If you’re applying for a job in retail management, you may very well be asked to perform a SWOT analysis. If so, this will be an important part of the process and you should take it seriously. We asked recruitment experts from Retail Human Resources about what to do, what not to do and key things to remember that will put you ahead of the competition for that job.
A great SWOT analysis (which stands for strengths, weaknesses, opportunities and threats) can put you strides ahead of other candidates in the race for your dream job. We asked Jason Ellis and Charley Fairbrother from Retail Human Resources to give us some expert tips on tackling this part of the hiring process.
What exactly is a SWOT analysis?
Jason: The SWOT analysis stands for strengths, weaknesses, opportunities and threats. Strengths are anything that sets the business apart from the competition. Weaknesses are any areas of improvement that have an impact on the store internally. Opportunities are areas that would improve commercial revenue and threats are external (things like competitors in the area or things that would impact the ability to shop in the store — location, roadworks, etc.)
Charley: A SWOT analysis for a retail manager would be a report that you prepare, either formally as a PowerPoint presentation, or more informally as a set of notes you will go through. It is based on the specific store you’re interviewing for and it’s a really good way to show your prospective employer your skills and why you would be right for the job.
Alongside a competency-based interview, the SWOT analysis is used to test job performance. It acts a shop window for your job application, and arguably, it can be the difference between you getting the role or another candidate getting it.
How should I present my SWOT?
Charley: SWOT analysis can take all forms of shape and size. Some interviewers ask you to present your SWOT as a formal presentation, some ask you to just talk though your thoughts and some just ask for general documentation.
I’d always ask to be sure — it’s best to find out at this stage rather than get caught out when you’re asked to present something on the day. My ‘safety net’ is always to prepare a PowerPoint presentation if you’re unsure.
How should I go about my SWOT?
Jason: The most important thing is to get into the specific store for which you are interviewing. Spend at least two hours looking at both the store and around the local area, making notes and taking pictures. You should then spend a good couple of hours putting it together including pictures; using PowerPoint if appropriate to make it visually appealing and creative.
Don’t have lots of text; use bullet points and elaborate on them at interview. As well as a SWOT, put together an action plan of how you would approach and tackle what you have highlighted in the SWOT. This could be in the form of a 30, 60, 90 day business plan.
Charley: Preparation is key with a SWOT. Visit the store two or three times during different trading times to get a full picture of the store’s commercial day. It may be good to visit a few other stores in the area, too to see how this one may differ.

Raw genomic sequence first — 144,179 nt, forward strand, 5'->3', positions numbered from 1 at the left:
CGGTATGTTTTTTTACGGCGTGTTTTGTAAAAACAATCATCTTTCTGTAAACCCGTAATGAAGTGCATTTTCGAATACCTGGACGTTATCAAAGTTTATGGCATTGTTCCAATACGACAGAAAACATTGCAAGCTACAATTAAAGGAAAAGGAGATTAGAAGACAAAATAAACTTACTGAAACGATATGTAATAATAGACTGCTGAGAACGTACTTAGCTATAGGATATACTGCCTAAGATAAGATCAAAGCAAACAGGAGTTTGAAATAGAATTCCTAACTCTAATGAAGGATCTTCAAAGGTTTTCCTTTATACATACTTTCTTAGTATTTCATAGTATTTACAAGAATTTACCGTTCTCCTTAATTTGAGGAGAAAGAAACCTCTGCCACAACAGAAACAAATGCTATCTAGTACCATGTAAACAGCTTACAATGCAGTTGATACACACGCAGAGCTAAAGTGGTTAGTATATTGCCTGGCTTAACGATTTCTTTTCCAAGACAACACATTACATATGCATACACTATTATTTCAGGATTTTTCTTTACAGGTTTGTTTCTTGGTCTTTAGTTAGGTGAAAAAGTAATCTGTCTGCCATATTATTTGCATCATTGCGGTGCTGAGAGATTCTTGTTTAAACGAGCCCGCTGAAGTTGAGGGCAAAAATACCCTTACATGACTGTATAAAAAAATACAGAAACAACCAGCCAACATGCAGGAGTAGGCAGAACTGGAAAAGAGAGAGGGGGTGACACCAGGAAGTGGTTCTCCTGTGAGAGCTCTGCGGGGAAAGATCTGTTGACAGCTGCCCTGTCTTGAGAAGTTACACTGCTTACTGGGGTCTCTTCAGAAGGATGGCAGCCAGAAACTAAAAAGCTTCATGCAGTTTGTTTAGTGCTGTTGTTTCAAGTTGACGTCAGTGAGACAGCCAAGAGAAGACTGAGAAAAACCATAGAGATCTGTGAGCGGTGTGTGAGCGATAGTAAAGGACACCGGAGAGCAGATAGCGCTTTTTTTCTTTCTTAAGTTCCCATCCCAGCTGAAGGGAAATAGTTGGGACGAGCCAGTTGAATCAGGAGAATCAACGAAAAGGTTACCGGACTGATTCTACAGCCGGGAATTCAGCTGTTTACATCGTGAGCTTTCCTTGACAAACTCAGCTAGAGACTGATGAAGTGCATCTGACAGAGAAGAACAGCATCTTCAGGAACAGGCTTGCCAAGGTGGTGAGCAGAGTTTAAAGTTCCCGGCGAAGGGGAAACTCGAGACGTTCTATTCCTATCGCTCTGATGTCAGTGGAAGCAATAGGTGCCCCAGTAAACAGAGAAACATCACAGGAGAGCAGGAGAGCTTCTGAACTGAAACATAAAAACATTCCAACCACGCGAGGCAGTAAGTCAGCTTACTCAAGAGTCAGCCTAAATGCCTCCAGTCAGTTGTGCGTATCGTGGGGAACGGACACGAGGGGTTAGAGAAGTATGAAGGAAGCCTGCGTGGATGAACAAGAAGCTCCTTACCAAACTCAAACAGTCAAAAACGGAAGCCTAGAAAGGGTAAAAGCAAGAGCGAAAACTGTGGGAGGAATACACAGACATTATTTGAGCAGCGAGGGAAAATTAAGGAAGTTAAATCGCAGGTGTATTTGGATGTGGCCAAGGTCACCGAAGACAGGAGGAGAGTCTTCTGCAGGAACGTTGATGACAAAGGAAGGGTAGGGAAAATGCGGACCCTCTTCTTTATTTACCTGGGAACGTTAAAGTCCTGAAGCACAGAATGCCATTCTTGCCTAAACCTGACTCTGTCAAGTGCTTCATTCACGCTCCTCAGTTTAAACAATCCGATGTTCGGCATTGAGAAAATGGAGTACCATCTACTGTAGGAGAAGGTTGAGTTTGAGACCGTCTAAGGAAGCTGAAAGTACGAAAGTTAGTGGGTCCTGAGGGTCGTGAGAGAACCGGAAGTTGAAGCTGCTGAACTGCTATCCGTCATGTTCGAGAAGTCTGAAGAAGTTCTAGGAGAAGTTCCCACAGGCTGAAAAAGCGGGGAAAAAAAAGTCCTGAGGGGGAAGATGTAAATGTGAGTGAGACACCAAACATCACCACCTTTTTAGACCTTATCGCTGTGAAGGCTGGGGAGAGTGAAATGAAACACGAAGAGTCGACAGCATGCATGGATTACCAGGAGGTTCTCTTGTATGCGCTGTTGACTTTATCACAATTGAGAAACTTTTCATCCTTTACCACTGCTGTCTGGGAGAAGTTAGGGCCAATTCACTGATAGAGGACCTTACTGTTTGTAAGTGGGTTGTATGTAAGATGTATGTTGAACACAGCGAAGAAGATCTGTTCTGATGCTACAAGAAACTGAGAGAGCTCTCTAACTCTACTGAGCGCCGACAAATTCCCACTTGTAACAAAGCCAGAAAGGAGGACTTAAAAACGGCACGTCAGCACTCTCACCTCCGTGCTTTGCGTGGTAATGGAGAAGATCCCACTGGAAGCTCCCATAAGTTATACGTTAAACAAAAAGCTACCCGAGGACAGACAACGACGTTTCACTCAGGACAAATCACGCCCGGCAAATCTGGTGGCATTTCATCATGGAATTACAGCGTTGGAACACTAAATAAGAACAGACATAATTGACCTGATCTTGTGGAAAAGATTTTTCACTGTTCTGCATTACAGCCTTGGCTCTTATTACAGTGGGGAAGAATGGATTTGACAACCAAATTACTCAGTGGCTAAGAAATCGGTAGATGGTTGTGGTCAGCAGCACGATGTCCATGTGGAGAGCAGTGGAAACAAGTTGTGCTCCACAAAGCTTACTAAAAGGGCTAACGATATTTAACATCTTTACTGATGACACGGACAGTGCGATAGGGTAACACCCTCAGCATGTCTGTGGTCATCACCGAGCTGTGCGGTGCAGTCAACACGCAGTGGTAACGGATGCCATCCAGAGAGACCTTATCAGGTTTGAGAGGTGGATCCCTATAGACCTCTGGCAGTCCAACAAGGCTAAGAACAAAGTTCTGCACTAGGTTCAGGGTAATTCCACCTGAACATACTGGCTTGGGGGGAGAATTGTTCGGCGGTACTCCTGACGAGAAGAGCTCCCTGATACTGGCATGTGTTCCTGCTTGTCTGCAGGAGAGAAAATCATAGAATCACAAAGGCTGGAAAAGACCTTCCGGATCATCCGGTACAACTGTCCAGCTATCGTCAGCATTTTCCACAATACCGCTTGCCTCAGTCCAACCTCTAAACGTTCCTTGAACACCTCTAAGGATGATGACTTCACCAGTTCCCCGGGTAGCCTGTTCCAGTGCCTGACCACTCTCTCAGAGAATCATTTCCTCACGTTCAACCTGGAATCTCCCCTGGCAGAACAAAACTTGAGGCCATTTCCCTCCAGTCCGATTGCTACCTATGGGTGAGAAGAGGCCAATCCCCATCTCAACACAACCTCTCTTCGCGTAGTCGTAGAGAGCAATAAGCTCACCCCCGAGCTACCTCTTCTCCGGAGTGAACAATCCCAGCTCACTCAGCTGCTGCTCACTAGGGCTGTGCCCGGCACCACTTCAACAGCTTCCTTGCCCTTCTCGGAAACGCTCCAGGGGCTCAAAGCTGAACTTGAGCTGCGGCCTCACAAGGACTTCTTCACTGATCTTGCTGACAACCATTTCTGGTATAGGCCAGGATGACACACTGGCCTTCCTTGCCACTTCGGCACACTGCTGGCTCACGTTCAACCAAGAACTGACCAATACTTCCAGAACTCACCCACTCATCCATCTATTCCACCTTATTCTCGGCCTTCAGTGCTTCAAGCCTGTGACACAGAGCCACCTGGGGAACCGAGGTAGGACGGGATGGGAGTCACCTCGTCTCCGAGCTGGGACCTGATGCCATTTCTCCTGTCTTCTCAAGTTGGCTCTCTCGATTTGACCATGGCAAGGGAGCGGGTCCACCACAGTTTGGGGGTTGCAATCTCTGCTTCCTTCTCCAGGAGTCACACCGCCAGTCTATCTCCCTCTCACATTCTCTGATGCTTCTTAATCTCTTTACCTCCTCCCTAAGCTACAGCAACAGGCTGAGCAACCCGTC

How should I approach the different sections?
Strengths: I tend to break this down a bit more into store strengths and company strengths. Then again by customer service, visual merchandising and overall store standards. This way you cover all bases in the store and it shows the interviewer that you are an all-round manager.
Weaknesses: This is the trickiest part. Automatically you don’t want to be overly critical as you really want this job, but you have to write something in this part. Break it down into the categories stated in the strengths but ensure that every weakness is backed up by an opportunity documented in the next section.
Opportunities: These should come directly from the weaknesses. What you can do here is split this into short term, medium term and long-term objectives to show you are going to be a true ambassador for the business. Typical opportunities might include things like making sure the range reflects the customer profile for the area, listening to customer feedback on what they are looking for in the store or ideas to improve the shopping experience in the store.
Threats: When writing about threats, ensure that you look around the area and make it specific to the location. There is no point saying that Zara is a competitor, for instance, if there isn’t a Zara in the shopping centre. Stay clear of mentioning the ‘economic climate’ but stick to the local market — when was the last time the town had any investment, for example? Make sure you look into more specific things like pricing, promotions and sales – things that are actual threats to your store.
What mistakes do people make when doing a SWOT?
Jason: Being too generic. Ensure you are specific to the store and role for which you are applying. Otherwise, it could also look like you’ve done it from your bedroom and not actually gone into a store.
Another mistake is applicants not picking up on key issues because they don’t want to be too harsh. However, you do need to be constructive because if there is an issue of which the interviewer is aware but you don’t discuss, it will only result in the interviewer thinking you have missed it in your observations.
Finally, it may seem obvious, but ensure that you proofread your SWOT analysis before presenting it.
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